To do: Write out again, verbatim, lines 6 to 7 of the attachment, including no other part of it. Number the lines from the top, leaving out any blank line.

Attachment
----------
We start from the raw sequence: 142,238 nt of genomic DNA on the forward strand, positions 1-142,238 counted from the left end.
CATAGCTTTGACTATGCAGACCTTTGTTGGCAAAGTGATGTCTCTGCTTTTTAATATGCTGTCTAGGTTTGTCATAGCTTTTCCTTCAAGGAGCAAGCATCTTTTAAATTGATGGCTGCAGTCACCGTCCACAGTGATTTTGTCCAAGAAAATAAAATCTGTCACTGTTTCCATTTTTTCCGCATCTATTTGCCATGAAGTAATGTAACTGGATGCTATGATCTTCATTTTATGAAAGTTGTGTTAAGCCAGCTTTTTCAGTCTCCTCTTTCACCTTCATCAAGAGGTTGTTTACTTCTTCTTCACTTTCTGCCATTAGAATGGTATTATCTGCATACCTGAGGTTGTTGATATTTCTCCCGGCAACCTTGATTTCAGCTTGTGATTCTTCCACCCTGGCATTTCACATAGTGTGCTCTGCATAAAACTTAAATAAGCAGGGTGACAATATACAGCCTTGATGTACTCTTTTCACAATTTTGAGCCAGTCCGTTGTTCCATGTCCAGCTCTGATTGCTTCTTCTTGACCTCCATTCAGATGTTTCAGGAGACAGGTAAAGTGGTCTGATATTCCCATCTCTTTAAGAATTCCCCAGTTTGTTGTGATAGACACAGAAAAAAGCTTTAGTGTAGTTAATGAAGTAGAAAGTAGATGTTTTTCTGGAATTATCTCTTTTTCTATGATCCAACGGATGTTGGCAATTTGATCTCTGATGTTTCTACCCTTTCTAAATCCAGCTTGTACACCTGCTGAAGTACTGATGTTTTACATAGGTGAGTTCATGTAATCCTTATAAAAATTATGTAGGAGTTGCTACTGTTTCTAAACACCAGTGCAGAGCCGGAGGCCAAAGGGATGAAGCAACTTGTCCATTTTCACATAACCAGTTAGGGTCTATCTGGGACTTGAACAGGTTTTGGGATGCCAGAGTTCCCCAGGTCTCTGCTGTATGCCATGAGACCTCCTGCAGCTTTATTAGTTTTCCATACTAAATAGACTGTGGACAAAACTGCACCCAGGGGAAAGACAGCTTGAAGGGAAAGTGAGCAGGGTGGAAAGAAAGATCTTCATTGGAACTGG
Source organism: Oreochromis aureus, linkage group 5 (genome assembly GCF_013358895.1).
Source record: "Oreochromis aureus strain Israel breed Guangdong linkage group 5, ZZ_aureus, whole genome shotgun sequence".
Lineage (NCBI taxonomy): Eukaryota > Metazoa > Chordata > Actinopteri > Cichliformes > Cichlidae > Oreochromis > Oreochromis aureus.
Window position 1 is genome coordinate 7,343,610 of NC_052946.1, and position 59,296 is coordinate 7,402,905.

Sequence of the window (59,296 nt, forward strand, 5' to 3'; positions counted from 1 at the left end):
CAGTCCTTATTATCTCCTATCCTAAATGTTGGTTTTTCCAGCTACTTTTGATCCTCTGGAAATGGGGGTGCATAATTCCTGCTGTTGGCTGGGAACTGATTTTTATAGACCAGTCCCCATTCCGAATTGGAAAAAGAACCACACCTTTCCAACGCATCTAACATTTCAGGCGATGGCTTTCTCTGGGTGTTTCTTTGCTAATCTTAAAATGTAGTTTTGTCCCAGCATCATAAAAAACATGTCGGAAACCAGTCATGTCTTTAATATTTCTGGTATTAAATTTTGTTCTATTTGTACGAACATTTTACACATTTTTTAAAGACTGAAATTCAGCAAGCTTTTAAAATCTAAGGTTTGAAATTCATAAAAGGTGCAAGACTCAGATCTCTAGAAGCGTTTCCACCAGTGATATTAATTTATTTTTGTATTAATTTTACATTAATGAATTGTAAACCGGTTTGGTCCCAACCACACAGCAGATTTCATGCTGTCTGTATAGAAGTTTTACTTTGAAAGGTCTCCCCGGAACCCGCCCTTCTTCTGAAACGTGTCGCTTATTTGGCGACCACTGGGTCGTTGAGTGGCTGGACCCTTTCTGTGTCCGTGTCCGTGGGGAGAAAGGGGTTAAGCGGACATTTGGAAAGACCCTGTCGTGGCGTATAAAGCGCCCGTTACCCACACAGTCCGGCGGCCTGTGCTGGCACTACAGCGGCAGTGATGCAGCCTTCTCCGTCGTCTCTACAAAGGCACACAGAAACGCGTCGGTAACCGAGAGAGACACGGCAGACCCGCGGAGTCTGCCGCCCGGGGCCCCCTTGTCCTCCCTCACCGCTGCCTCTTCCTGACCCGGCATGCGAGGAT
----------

Window position 1 is genome coordinate 7,343,610 of NC_052946.1, and position 59,296 is coordinate 7,402,905.

Sequence of the window (59,296 nt, forward strand, 5' to 3'; positions counted from 1 at the left end):